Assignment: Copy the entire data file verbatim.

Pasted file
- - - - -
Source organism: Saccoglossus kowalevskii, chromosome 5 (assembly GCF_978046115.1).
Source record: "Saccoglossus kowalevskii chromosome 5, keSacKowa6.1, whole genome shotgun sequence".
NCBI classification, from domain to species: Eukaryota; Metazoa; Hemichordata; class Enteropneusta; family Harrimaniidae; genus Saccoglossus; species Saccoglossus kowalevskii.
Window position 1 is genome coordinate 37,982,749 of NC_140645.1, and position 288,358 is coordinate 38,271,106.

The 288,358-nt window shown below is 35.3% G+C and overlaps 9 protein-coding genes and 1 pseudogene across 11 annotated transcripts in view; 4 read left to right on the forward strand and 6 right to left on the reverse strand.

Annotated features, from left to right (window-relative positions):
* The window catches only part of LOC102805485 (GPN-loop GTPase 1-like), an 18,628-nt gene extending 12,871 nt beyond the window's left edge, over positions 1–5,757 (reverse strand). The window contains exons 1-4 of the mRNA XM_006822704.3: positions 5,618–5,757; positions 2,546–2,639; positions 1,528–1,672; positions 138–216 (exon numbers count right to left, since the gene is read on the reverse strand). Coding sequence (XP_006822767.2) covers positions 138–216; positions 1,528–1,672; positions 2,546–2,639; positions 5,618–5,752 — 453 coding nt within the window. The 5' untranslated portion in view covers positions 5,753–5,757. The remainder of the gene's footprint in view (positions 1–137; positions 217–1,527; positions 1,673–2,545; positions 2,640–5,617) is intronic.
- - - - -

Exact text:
Source organism: Saccoglossus kowalevskii, chromosome 5 (assembly GCF_978046115.1).
Source record: "Saccoglossus kowalevskii chromosome 5, keSacKowa6.1, whole genome shotgun sequence".
NCBI classification, from domain to species: Eukaryota; Metazoa; Hemichordata; class Enteropneusta; family Harrimaniidae; genus Saccoglossus; species Saccoglossus kowalevskii.
Window position 1 is genome coordinate 37,982,749 of NC_140645.1, and position 288,358 is coordinate 38,271,106.

The 288,358-nt window shown below is 35.3% G+C and overlaps 9 protein-coding genes and 1 pseudogene across 11 annotated transcripts in view; 4 read left to right on the forward strand and 6 right to left on the reverse strand.

Annotated features, from left to right (window-relative positions):
* The window catches only part of LOC102805485 (GPN-loop GTPase 1-like), an 18,628-nt gene extending 12,871 nt beyond the window's left edge, over positions 1–5,757 (reverse strand). The window contains exons 1-4 of the mRNA XM_006822704.3: positions 5,618–5,757; positions 2,546–2,639; positions 1,528–1,672; positions 138–216 (exon numbers count right to left, since the gene is read on the reverse strand). Coding sequence (XP_006822767.2) covers positions 138–216; positions 1,528–1,672; positions 2,546–2,639; positions 5,618–5,752 — 453 coding nt within the window. The 5' untranslated portion in view covers positions 5,753–5,757. The remainder of the gene's footprint in view (positions 1–137; positions 217–1,527; positions 1,673–2,545; positions 2,640–5,617) is intronic.